From the time my son was very young, he would beg for either a car or Lego set every time we entered a toy store. Being the strong-willed child that he is, I had to be very firm and remind him firstly, that it was a want and not a need, and secondly, that it was not in our budget.
However, I did make him aware that he could use his own savings to buy it if he really wanted it. I would only relent when it was his birthday, his Eid gift, or when he reached a specific goal.
Over the years, it has become quite normal for him to longingly look at a toy in the store, go home and Google it, watch reviews online, and even pore over advertisements to check if it is on sale. He also meticulously calculates how much more money he needs to save in order to buy the toy. No more toy store tantrums, fortunately.
All parents know the struggle that we face right now – to raise our children in an era that is fast becoming an age of entitlement. Important characteristics like delayed gratification, compassion, responsibility, and empathy, are more difficult to implement today.
Here are 10 ways to nurture your child’s life skills and build their character:
1. Doing household chores
Research from a 75-year long Harvard study found that giving children chores resulted in more successful and independent adults. Children’s self-esteem, competence and sense of belonging increase when they serve their family. Depending on your child’s age, get them to pack away toys, set the table, make their beds, put groceries away, wipe up spills and messes, and weed the garden. (There are loads of age-appropriate task lists available online).
2. Developing listening skills
Younger kids struggle with listening as their attention spans are short. This can be remedied by speaking slowly to your child while maintaining eye contact and using fewer words so the message is received more easily. Make it a habit of asking your child to repeat back to you what you’ve said. This will force your child to focus on what you are saying. The skill of listening is a crucial aspect in your child’s life, especially in early education and their ability to form and sustain friendships.
3. Volunteering time
One of the most effective ways to teach your child compassion is to get them to volunteer their time. You may encounter some fierce resistance when you forcibly remove them from the comfort of their home (and their beloved toys and screens) but the experience they will gain from serving others will leave an indelible mark on their precious hearts.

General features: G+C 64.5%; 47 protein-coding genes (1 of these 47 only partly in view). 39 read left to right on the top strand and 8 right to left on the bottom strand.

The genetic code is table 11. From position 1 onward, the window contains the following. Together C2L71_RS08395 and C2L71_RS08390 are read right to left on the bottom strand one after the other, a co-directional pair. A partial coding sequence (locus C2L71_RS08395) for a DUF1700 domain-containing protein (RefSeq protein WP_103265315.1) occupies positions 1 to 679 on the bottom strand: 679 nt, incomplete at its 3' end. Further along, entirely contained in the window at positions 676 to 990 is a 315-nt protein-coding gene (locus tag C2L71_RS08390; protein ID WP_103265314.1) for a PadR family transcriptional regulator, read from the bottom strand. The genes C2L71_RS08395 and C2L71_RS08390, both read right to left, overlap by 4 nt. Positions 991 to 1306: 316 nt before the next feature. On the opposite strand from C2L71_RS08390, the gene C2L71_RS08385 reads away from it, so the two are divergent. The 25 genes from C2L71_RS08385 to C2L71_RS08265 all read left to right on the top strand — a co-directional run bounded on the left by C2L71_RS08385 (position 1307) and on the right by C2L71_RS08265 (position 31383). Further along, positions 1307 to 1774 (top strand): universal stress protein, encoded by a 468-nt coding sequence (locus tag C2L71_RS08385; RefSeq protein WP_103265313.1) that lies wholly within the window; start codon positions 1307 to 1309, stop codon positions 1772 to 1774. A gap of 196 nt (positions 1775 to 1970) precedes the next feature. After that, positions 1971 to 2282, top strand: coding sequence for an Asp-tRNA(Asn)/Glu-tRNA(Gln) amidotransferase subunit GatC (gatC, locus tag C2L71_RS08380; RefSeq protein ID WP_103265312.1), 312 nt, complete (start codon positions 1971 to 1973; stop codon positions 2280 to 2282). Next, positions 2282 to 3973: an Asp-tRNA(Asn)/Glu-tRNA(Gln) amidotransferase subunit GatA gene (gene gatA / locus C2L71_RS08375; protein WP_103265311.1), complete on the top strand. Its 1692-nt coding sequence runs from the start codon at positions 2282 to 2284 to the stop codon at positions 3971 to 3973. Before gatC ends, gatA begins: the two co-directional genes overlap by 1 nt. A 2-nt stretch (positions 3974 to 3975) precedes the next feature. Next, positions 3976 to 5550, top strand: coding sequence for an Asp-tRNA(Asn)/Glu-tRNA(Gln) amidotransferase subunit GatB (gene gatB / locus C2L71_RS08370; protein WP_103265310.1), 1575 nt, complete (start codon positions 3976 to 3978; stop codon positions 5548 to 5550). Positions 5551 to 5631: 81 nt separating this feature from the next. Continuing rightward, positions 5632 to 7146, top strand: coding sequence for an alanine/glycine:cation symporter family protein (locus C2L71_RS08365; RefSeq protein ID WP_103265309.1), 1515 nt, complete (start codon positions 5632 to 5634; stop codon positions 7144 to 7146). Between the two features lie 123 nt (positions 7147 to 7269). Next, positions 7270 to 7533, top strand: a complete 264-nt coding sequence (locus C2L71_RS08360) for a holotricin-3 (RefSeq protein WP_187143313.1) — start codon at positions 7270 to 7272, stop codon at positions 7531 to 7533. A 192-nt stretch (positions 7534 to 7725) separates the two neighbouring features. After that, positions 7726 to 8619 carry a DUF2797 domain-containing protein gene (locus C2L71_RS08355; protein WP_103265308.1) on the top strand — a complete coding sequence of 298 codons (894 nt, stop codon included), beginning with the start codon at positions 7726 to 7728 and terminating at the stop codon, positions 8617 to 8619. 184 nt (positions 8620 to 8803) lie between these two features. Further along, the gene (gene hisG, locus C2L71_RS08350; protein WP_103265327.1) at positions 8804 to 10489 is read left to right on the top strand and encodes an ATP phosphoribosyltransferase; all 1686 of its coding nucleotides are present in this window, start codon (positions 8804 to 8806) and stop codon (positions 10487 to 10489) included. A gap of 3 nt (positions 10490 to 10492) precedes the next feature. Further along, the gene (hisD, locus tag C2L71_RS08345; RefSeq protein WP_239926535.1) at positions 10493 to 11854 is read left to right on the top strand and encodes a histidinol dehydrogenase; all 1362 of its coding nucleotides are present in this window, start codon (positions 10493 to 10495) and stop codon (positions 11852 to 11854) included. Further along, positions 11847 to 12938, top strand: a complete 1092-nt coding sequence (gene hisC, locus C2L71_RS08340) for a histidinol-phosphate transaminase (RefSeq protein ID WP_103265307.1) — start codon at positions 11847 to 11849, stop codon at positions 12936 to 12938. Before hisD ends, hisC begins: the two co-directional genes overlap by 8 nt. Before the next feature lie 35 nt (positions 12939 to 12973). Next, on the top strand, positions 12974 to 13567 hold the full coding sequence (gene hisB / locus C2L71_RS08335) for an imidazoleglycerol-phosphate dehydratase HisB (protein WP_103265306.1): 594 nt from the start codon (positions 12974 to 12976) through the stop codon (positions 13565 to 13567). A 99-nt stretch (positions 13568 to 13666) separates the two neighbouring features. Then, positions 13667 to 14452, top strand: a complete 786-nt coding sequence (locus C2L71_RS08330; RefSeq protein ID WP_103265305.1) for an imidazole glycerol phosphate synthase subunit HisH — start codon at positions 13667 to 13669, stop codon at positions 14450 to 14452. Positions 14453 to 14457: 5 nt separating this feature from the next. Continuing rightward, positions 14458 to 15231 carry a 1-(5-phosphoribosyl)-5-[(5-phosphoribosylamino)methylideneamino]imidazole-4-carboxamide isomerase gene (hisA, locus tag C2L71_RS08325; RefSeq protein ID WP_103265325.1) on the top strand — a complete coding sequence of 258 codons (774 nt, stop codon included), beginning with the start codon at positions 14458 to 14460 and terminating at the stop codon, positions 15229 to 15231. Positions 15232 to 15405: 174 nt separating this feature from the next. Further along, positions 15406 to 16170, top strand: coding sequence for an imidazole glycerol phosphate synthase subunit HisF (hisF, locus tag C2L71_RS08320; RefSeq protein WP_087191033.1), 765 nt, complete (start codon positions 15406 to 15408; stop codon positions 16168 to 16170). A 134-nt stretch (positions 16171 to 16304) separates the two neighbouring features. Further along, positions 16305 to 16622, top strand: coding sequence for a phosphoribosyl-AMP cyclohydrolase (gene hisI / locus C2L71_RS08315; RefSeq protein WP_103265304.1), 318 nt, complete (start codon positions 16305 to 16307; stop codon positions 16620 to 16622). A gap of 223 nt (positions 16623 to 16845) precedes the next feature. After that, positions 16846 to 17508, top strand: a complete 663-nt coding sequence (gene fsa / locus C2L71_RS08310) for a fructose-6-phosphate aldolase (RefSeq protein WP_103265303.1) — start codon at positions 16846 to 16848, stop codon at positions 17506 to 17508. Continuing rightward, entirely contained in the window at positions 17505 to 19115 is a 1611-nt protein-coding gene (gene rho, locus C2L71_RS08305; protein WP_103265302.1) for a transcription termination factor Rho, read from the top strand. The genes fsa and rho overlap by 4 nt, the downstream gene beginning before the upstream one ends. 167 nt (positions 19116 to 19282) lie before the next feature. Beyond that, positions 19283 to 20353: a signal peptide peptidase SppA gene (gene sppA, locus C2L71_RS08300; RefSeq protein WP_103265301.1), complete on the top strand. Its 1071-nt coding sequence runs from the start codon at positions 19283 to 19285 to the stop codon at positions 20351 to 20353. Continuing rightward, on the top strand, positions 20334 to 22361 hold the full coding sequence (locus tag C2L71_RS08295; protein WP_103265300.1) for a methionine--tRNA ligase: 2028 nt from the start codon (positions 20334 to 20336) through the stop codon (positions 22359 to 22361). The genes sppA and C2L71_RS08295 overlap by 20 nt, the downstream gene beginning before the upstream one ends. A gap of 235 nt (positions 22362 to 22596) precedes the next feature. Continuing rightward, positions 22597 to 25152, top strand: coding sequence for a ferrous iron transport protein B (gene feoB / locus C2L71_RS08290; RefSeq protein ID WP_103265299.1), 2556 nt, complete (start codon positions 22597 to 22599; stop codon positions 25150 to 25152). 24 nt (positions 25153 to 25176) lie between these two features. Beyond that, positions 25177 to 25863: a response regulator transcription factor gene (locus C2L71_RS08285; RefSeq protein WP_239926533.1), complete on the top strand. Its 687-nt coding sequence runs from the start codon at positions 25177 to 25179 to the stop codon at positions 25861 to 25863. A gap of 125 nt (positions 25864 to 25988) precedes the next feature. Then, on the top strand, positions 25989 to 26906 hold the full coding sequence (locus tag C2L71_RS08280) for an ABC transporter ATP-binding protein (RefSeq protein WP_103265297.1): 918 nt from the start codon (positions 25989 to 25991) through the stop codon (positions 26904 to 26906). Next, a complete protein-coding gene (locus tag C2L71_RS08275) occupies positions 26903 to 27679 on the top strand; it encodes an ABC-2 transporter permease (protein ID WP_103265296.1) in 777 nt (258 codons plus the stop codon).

“Important characteristics like delayed gratification, compassion, responsibility, and empathy, are more difficult to implement today.”
Get your child to help serve a meal in an orphanage, spend an afternoon in an old-age home, collect canned goods or clothing for the needy, sign up for a charity walk, or even help another child at school with their homework.
4. Playing games
Young children struggle with self-regulation, the ability to control their own behaviour and emotions. They find it difficult taking turns, remembering and following rules, being quiet while others are speaking, and losing a game without throwing tantrums. Games such as Hide ‘n Seek, Simon Says, Musical Chairs and Statue, teach them how to self-regulate in a fun and exciting way.
5. Caring for a pet
Having your child care for a pet not only teaches your child many life lessons but is a rich and rewarding experience. They learn responsibility, caring for others’ needs, compassion, trust, respect and unconditional love. If you have a family pet already, entrust the feeding or cleaning up of the pet to your child, depending on their age. Even when your pet passes away, your child will experience deep pain, but this will help them cope with loss.
6. Baking with your child
Asking your child to be patient can be very tricky. A fun way to teach them about waiting, while bonding with them and teaching them a new skill, is to do it together in the kitchen. Choose a favourite family recipe and ask them to make it with you (while practising patience yourself). Remember, it is the effort that counts, and not the spills and mishaps that may occur in the process. If you can set an egg timer while waiting for the baking to get done, your child knows what to expect and can help you clean up.
7. Reading and listening to stories
When you read books to your children, not only does it increase their language skills and improve their concentration, they also learn empathy and their imagination develops. Encourage your children to also speak to their grandparents, aunts, uncles, domestic workers and family friends and ask about their childhood. It does wonders for children to view the world from a different perspective.
No matter how tempted you may be to hand your smartphone to your child to play games while stuck in queues, or in waiting rooms or relatively short car journeys, don’t. Encourage them to distract themselves by playing games like I Spy, reading a book or magazine (even an outdated one in a waiting room) or even encourage them to be bored.
9. Saving for something
Teach your child about finance from the time they’re young by guiding them to save in their piggy banks. As they grow older, take them to the bank and open a savings account. Encourage them to earn money and save towards something that they really want to buy. When they do eventually buy it, they will feel accomplished and value the item that they’ve bought even more.
10. Playing a physical sport
With the high rise of digital media, it is absolutely crucial that our children play a physical sport. Physical sport doesn’t just help your child from a health perspective, but also helps develop important skills such as teamwork, communication, co-operation, problem solving and resilience.